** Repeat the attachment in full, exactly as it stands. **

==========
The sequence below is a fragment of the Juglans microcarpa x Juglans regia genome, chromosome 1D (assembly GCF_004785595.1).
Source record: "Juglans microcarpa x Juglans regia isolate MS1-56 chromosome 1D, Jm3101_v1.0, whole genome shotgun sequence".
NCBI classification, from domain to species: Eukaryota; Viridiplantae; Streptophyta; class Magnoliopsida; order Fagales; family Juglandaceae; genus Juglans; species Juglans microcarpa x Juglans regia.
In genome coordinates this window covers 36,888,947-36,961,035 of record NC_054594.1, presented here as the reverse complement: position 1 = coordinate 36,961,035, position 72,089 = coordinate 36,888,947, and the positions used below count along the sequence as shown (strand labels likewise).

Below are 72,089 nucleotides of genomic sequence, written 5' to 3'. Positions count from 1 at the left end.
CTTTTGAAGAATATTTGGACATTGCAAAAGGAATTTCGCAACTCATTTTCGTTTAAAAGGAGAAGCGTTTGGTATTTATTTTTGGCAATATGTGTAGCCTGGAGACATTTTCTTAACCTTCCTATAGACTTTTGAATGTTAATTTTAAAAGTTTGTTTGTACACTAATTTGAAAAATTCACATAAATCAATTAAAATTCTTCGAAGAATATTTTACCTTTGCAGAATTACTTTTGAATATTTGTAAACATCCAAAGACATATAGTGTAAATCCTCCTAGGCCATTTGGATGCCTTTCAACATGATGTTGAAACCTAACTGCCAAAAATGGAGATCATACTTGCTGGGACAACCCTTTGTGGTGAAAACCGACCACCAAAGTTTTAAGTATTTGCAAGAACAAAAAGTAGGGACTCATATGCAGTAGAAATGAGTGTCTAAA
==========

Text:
The sequence below is a fragment of the Juglans microcarpa x Juglans regia genome, chromosome 1D (assembly GCF_004785595.1).
Source record: "Juglans microcarpa x Juglans regia isolate MS1-56 chromosome 1D, Jm3101_v1.0, whole genome shotgun sequence".
NCBI classification, from domain to species: Eukaryota; Viridiplantae; Streptophyta; class Magnoliopsida; order Fagales; family Juglandaceae; genus Juglans; species Juglans microcarpa x Juglans regia.
In genome coordinates this window covers 36,888,947-36,961,035 of record NC_054594.1, presented here as the reverse complement: position 1 = coordinate 36,961,035, position 72,089 = coordinate 36,888,947, and the positions used below count along the sequence as shown (strand labels likewise).

Below are 72,089 nucleotides of genomic sequence, written 5' to 3'. Positions count from 1 at the left end.
CTTTTGAAGAATATTTGGACATTGCAAAAGGAATTTCGCAACTCATTTTCGTTTAAAAGGAGAAGCGTTTGGTATTTATTTTTGGCAATATGTGTAGCCTGGAGACATTTTCTTAACCTTCCTATAGACTTTTGAATGTTAATTTTAAAAGTTTGTTTGTACACTAATTTGAAAAATTCACATAAATCAATTAAAATTCTTCGAAGAATATTTTACCTTTGCAGAATTACTTTTGAATATTTGTAAACATCCAAAGACATATAGTGTAAATCCTCCTAGGCCATTTGGATGCCTTTCAACATGATGTTGAAACCTAACTGCCAAAAATGGAGATCATACTTGCTGGGACAACCCTTTGTGGTGAAAACCGACCACCAAAGTTTTAAGTATTTGCAAGAACAAAAAGTAGGGACTCATATGCAGTAGAAATGAGTGTCTAAA